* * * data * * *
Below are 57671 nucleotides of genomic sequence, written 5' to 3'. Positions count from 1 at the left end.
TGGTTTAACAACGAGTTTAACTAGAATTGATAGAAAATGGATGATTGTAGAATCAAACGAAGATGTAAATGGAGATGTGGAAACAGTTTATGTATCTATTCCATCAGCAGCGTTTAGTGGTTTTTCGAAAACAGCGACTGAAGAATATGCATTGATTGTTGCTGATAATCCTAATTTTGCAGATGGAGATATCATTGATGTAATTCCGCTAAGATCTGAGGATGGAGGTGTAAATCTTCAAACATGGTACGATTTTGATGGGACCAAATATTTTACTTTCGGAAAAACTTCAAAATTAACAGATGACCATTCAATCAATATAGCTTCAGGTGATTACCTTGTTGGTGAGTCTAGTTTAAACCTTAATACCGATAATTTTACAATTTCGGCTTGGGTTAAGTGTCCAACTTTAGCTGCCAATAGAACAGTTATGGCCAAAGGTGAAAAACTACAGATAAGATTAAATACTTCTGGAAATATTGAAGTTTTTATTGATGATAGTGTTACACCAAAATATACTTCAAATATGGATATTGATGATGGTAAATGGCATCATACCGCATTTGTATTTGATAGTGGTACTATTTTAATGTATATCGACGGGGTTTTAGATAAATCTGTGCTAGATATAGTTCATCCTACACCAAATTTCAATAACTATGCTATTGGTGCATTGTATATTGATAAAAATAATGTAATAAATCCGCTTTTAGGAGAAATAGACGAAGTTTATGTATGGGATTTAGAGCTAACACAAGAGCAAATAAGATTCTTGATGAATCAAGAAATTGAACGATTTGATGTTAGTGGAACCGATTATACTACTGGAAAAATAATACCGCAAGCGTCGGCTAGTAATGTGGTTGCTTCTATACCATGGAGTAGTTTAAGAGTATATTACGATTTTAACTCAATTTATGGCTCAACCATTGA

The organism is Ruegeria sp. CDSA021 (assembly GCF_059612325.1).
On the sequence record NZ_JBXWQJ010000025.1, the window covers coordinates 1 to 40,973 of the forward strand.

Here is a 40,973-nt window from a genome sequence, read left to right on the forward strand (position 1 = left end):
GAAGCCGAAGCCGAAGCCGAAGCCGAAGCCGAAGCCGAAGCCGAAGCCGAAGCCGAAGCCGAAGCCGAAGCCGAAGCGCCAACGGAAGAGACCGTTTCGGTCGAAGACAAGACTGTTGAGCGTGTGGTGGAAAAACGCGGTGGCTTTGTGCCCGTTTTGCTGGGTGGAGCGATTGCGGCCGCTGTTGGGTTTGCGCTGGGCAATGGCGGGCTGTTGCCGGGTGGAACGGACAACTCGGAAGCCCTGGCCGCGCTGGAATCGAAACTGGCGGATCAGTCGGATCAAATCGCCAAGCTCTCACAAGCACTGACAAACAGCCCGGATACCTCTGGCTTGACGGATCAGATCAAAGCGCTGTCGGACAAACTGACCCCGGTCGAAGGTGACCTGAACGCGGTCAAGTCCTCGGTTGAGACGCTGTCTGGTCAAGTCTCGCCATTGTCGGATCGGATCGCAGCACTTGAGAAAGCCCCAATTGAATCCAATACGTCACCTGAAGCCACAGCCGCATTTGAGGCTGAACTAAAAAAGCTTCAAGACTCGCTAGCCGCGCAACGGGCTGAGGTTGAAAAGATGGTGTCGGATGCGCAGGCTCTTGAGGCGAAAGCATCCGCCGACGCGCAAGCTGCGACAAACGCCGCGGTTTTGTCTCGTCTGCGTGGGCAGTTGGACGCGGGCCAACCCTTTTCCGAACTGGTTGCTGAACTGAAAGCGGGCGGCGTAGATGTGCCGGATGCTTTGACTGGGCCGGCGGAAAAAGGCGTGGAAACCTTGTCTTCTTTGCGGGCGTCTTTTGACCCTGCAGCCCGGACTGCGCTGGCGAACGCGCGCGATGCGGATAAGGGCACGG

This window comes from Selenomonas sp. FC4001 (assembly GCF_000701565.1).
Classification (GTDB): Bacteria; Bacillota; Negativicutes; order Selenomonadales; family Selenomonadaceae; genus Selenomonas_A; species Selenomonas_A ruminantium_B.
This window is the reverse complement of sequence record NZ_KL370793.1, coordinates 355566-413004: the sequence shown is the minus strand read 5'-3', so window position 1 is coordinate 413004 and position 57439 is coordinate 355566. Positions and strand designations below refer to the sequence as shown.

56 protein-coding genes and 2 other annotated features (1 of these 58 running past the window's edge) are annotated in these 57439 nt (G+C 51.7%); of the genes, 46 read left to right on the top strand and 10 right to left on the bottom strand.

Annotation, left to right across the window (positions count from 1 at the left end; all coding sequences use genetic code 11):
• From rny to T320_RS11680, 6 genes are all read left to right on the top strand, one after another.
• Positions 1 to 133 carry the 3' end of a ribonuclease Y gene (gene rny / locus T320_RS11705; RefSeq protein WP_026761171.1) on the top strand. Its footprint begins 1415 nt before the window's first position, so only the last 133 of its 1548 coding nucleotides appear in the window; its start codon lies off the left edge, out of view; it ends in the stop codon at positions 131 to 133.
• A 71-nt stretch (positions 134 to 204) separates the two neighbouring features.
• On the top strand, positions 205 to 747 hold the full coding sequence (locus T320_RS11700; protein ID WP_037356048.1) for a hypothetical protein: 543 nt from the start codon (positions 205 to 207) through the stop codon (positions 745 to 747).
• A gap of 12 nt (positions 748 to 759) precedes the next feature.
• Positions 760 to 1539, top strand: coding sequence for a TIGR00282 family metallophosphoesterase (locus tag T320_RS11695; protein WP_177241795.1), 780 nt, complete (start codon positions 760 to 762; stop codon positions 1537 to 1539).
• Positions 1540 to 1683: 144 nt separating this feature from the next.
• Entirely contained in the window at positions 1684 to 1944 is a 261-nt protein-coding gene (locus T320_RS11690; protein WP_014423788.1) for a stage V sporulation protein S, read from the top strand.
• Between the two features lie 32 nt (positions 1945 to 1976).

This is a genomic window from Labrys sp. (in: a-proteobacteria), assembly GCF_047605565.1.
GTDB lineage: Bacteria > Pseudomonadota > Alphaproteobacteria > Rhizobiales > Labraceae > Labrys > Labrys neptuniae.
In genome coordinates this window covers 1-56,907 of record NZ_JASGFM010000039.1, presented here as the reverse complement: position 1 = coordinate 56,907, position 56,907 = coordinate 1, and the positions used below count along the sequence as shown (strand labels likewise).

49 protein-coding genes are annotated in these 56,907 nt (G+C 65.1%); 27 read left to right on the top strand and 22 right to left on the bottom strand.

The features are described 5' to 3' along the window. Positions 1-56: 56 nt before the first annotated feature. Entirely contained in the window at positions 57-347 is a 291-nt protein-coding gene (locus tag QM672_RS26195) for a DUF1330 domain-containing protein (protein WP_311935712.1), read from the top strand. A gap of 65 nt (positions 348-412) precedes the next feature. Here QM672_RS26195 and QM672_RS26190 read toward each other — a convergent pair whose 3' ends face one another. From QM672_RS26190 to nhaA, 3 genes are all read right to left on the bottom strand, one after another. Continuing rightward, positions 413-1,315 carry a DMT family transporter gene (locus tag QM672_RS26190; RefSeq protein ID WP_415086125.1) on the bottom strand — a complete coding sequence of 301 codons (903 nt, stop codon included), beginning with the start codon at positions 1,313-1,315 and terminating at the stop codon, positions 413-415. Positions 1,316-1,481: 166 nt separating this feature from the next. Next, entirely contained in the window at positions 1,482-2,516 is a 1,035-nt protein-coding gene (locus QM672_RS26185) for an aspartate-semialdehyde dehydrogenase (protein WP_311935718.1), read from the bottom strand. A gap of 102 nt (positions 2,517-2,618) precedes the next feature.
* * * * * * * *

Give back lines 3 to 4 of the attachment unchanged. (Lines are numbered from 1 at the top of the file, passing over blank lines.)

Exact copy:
The organism is Ruegeria sp. CDSA021 (assembly GCF_059612325.1).
On the sequence record NZ_JBXWQJ010000025.1, the window covers coordinates 1 to 40,973 of the forward strand.